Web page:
The problem was... well, he wasn't a character. He was a caricature of an abusive spouse, and that drained the drama and tension from the story.
|Woman, didn't I tell you to bring me a beer 2.5 seconds ago?|
Instead of all of that, though, we simply got a guy who swaggered when he walked, talked like a time traveler from the 1940s (it was ostensibly set in the modern day, though it was hard to tell that for a fact), and who threatened his wife openly and clearly in a way that was... well, which kind of underscored how shallow the character was. The story didn't have our husband struggle with his temper, trying to keep himself under control, or making excuses about how it wasn't really his fault. We learned nothing else about him, either, so his sole defining characteristic was, "Dickbag wife beater." But they're on their honeymoon... what else did he have to offer? Why is she with him? Who is he the other 99% of the time when he isn't taking his frustrations out on his spouse?
We'll never know... but it got me thinking on the difference between character, and caricature, and how it so often gets lost in the mix.
Seeing Things in One Dimension
If you've ever seen a caricature artist at work, you'll realize that a lot of the art style is deciding what their subject's most noticeable feature is, and making that the centerpiece of the image. Obama is shown as a cartoon with huge ears, for example, and Jay Leno's portraits tend to be three-quarters chin. Whatever stands out, that's the feature that gets exaggerated until it becomes the single dimension that everything else in the image is hung off of.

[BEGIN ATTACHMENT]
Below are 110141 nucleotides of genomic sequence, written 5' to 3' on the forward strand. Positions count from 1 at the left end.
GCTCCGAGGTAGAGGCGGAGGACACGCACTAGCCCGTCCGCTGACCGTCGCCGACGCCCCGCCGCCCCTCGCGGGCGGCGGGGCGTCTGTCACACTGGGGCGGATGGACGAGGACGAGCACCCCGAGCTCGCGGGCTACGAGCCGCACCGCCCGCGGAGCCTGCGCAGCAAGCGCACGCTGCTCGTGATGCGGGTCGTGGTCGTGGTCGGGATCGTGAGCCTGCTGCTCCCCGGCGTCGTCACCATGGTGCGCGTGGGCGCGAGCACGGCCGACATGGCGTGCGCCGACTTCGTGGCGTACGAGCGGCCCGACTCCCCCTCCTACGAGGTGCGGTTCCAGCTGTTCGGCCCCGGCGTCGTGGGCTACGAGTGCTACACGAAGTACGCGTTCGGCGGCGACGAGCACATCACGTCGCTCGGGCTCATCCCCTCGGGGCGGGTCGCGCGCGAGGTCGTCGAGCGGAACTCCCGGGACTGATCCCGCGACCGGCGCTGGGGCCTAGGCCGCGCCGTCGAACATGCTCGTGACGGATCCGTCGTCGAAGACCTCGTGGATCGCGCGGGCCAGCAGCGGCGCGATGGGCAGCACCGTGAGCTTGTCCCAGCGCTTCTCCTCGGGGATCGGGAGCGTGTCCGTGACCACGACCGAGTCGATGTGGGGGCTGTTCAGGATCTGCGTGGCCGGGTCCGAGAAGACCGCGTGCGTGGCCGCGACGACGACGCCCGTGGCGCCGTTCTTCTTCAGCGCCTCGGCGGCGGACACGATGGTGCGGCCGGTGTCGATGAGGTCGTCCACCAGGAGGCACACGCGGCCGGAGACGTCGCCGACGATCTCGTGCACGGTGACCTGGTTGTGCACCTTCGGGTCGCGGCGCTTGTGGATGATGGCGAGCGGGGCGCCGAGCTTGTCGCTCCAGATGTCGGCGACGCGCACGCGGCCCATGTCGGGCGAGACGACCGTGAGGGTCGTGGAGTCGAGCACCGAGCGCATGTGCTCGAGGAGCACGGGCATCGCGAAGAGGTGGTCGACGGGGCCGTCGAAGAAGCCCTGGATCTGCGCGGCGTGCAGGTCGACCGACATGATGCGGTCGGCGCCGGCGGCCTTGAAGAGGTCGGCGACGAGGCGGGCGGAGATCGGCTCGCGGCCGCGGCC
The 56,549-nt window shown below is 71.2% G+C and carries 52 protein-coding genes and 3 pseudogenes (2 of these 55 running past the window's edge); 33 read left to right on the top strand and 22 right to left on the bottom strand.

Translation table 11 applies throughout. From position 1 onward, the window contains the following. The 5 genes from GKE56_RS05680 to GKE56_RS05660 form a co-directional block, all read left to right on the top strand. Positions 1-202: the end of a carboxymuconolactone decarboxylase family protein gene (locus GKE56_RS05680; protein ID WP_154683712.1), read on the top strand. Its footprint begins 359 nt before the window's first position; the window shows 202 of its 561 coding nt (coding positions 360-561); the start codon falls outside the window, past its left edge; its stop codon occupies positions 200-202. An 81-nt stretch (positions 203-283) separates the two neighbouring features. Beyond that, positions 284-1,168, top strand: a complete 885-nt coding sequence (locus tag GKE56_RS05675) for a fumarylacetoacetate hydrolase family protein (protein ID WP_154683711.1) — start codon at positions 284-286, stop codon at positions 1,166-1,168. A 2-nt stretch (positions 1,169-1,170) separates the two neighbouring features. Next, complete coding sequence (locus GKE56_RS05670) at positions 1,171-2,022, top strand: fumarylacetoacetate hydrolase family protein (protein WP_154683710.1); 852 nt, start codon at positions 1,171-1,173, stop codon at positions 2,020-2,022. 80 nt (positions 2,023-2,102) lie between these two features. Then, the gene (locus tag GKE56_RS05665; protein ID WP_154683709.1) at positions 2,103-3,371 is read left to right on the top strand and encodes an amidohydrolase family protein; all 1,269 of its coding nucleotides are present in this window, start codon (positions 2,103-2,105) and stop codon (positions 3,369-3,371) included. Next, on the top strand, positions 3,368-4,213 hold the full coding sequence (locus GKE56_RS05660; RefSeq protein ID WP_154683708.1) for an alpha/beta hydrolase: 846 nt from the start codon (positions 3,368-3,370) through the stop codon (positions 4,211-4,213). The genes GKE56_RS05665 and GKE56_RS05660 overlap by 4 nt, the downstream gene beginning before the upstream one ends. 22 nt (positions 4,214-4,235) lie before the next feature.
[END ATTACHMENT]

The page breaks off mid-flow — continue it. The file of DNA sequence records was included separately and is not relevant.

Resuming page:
|You see what I mean.|
The issue with caricatures in writing is that the one feature you wanted the character to have (in this case making it clear this guy beats his wife, and that he should be despised for that) ends up subsuming the whole character... and it brings down everything around it. Because it's a shallow portrayal, and having a shallow character in an otherwise fully-rendered world is the equivalent of having Bugs Bunny walking on set while the crew is shooting Casablanca; it's a jarring flat note in an otherwise rich song.
And if there's more than one caricature, then you have a bunch of flat notes that's going to ruin whatever piece you were trying to compose.
Caricatures come in a thousand different forms, and when they get particularly crass they can turn into rather awful stereotypes. From the gang members in the bar fight who all had their pants sagging and their gold chains out, to the greedy pawnbroker with the big nose and the small spectacles, to the bottle blonde with the tight sweater and the unfocused expression, these aren't really characters... they're caricatures.
The best way to avoid turning your characters into caricatures is to dig deeper. Unfortunately, there's no shortcut, and it's particularly dirty work.
|So, better start digging.|
The best thing you can do in this situation is to ask yourself what other aspects of this character matter? What other dimensions are there to them that the audience would see, even if it's only in passing? What can you do to avoid this character being just one note?